Before the HIPAA Omnibus Rule went into effect last year, the standard for determining whether or not patients needed to be notified in the event of a breach of Protected Health Information (PHI) was pretty subjective. If, for instance, a computer with PHI of 3000+ patients was stolen from a small practice, it was the […]
When it comes to safeguarding Protected Health Information (PHI), you could say, “It takes a village.” The Omnibus Rule underscores the fact that protecting patients’ health information and their right to privacy is the responsibility today not only of healthcare providers, but also of their business associates (BAs) whose work requires them to access PHI.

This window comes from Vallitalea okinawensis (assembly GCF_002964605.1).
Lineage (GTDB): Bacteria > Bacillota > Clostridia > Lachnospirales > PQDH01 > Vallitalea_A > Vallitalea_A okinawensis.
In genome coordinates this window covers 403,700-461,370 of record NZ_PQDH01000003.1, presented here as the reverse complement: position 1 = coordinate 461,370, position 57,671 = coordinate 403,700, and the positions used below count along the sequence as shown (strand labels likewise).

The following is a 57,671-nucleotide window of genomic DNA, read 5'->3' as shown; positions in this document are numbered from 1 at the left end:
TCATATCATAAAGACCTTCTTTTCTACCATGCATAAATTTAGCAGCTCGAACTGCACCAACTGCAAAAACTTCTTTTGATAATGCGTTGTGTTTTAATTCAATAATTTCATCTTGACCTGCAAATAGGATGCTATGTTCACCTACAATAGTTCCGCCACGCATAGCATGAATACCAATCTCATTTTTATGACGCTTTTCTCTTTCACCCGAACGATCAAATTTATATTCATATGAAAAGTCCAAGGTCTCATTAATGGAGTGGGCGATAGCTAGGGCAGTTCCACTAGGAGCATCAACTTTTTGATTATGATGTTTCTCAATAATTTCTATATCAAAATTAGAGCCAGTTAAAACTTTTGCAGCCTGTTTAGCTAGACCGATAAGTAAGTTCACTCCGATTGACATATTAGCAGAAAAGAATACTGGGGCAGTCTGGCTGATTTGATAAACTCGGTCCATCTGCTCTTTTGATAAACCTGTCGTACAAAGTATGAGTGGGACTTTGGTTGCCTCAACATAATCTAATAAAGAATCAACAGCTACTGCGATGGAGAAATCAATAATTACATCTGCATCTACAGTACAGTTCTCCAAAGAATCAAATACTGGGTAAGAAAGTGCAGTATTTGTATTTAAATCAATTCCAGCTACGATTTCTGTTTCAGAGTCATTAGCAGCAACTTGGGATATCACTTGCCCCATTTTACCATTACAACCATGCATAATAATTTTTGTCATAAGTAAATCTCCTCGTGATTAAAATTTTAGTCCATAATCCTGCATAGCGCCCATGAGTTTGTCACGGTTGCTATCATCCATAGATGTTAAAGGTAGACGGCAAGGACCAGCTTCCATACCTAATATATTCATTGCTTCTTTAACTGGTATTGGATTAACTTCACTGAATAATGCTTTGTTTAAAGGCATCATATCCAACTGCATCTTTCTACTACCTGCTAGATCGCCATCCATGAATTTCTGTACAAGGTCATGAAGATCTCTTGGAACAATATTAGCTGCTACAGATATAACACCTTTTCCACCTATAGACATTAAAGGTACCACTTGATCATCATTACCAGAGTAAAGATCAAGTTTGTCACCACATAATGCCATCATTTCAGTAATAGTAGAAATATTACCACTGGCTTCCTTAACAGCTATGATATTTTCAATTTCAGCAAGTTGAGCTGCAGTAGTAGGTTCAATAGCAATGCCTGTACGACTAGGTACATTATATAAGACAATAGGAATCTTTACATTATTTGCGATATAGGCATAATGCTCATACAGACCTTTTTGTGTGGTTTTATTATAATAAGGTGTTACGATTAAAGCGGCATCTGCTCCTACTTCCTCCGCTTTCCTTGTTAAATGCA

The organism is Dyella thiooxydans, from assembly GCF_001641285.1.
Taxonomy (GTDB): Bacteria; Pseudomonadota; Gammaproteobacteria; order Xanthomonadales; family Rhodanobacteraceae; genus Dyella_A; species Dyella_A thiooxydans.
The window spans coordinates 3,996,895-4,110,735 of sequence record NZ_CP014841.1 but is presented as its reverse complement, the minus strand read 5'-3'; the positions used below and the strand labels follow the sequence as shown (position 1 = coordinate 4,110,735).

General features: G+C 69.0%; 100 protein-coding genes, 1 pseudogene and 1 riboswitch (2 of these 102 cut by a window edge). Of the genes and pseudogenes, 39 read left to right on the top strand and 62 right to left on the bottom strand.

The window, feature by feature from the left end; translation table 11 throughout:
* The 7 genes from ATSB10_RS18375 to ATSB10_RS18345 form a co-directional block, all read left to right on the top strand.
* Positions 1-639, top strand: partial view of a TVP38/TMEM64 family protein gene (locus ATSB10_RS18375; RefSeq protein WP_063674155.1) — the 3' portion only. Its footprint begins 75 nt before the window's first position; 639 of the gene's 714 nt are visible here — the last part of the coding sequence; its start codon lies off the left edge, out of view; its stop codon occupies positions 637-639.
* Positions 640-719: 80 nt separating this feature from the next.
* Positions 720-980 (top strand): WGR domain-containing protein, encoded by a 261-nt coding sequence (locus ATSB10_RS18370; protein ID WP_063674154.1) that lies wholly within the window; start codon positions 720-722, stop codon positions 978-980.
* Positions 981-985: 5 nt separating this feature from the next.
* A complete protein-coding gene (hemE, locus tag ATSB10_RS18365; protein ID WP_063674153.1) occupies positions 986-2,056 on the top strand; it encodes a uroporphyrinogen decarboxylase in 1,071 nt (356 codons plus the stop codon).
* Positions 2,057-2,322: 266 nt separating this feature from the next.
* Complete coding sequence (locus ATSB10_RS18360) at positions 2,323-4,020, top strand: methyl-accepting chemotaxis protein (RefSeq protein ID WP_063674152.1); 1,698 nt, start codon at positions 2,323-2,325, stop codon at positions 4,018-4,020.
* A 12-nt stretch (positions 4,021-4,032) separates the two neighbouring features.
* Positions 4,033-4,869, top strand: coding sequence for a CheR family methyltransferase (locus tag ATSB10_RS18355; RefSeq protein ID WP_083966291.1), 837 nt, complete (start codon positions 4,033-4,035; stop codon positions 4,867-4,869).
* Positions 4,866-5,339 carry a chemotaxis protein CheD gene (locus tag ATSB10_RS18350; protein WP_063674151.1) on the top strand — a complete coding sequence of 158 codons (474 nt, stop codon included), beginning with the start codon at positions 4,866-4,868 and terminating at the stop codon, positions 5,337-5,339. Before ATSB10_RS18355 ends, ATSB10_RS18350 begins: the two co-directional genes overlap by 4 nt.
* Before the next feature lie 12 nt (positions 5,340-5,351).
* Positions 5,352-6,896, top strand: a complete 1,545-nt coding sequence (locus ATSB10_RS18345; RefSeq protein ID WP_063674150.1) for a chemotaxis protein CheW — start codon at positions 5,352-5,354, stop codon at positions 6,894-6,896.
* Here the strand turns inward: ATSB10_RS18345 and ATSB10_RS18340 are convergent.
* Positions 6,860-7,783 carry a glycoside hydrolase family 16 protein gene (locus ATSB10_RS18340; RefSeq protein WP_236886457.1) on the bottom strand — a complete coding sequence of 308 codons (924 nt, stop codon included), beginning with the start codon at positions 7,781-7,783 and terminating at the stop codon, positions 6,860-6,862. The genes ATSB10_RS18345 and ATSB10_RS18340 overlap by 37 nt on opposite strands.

“The times they are a changin’,” Bob Dylan sang in the Sixties. And they still are, especially when it comes to HIPAA and its regulaltions regarding Business Associate Agreements. The Omnibus Rule that went into effect in September of 2013 makes it clear that business associates of healthcare practices now have to comply with many
Just now, out of curiosity, I Googled the words “HIPAA compliance checklist.” Within .20 seconds I got 2,470,000 results. Page after Google page of businesses, legal firms, healthcare organizations, and government agencies offering everything from “Ten-Point HIPAA Checklists” to “$89 Compliance Checklists.” The appeal of such lists is undeniable. Knowing what I know about HIPAA